EU warns Turkey of serious doubts about judicial remedy

The European Union warned Turkey that it has “serious doubts” about judicial remedy in the country after an Istanbul judge over-ruled a decision by another court that would have released a top human rights activist.

The incident this week, which kept Taner Kılıç, head of Amnesty International’s branch in Turkey, in jail, damaged the country’s standing, the EU said in a statement on Friday, according to Reuters.

The decision follows similar rulings by lower courts against the Constitutional Court’s release of journalists. All the suspects are being held on terrorism charges under Turkey’s state of emergency, imposed after an attempted military coup in July 2016.

“The non-implementation of judgments ... risks setting an unfortunate precedent as it casts serious doubts about the existence of effective legal remedy,” EU foreign policy chief Federica Mogherini and European Commissioner Johannes Hahn said in a statement, Reuters reported.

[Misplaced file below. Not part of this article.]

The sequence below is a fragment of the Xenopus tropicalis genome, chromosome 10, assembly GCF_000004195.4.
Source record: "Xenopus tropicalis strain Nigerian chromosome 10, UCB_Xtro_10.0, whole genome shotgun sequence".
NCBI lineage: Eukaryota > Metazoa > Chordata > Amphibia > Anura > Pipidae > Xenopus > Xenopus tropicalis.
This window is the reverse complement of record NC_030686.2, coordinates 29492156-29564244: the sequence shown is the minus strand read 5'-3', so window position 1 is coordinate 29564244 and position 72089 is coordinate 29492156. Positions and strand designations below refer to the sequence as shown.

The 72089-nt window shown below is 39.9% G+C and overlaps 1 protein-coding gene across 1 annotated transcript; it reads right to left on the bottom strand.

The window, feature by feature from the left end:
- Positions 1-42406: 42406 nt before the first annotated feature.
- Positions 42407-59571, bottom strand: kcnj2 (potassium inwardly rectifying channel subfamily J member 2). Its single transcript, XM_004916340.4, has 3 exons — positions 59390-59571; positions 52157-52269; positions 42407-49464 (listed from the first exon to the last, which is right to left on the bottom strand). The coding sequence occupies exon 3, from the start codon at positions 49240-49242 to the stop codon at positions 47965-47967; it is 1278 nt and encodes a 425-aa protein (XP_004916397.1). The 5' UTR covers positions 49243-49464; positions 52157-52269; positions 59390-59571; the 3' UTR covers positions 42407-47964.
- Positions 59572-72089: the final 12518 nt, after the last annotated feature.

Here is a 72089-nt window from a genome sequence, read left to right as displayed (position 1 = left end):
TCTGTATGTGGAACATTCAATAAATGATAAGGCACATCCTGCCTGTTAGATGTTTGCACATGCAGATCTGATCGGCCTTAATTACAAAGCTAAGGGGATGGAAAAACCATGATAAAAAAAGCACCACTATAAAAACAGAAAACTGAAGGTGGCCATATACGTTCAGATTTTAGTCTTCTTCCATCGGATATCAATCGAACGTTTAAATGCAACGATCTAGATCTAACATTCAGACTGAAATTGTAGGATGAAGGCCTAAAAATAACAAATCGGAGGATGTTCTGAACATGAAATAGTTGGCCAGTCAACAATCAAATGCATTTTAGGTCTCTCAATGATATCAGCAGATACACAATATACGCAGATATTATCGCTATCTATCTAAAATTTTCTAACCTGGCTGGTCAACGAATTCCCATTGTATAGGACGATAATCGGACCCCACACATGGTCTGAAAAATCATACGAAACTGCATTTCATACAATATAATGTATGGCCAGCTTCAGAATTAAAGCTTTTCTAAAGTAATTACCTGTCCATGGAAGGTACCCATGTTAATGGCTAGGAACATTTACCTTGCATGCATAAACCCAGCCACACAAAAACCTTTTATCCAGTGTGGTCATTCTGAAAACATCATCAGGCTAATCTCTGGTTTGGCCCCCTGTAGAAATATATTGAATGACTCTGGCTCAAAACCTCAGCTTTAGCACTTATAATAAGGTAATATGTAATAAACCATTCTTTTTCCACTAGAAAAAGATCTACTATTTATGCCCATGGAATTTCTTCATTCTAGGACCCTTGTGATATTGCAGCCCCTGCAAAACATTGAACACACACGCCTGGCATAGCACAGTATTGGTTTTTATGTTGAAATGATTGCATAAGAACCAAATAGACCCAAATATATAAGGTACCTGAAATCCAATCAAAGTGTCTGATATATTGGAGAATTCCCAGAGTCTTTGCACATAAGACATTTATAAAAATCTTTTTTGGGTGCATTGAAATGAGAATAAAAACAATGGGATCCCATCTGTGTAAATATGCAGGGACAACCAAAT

President Recep Tayyip Erdoğan has increased his grip on power since the coup, issuing edicts on a range of subjects during a crackdown on the opposition. Tens of thousands of followers and sympathisers of the Fethullah Gülen movement, the Kurdistan Workers’ Party (PKK) and leftist and liberal activists have been rounded up since the coup attempt. Very few are charged with committing acts of violence.

The United States is also calling for the release of two of its local consular workers and a U.S. pastor, who are being held without trial on terrorism charges.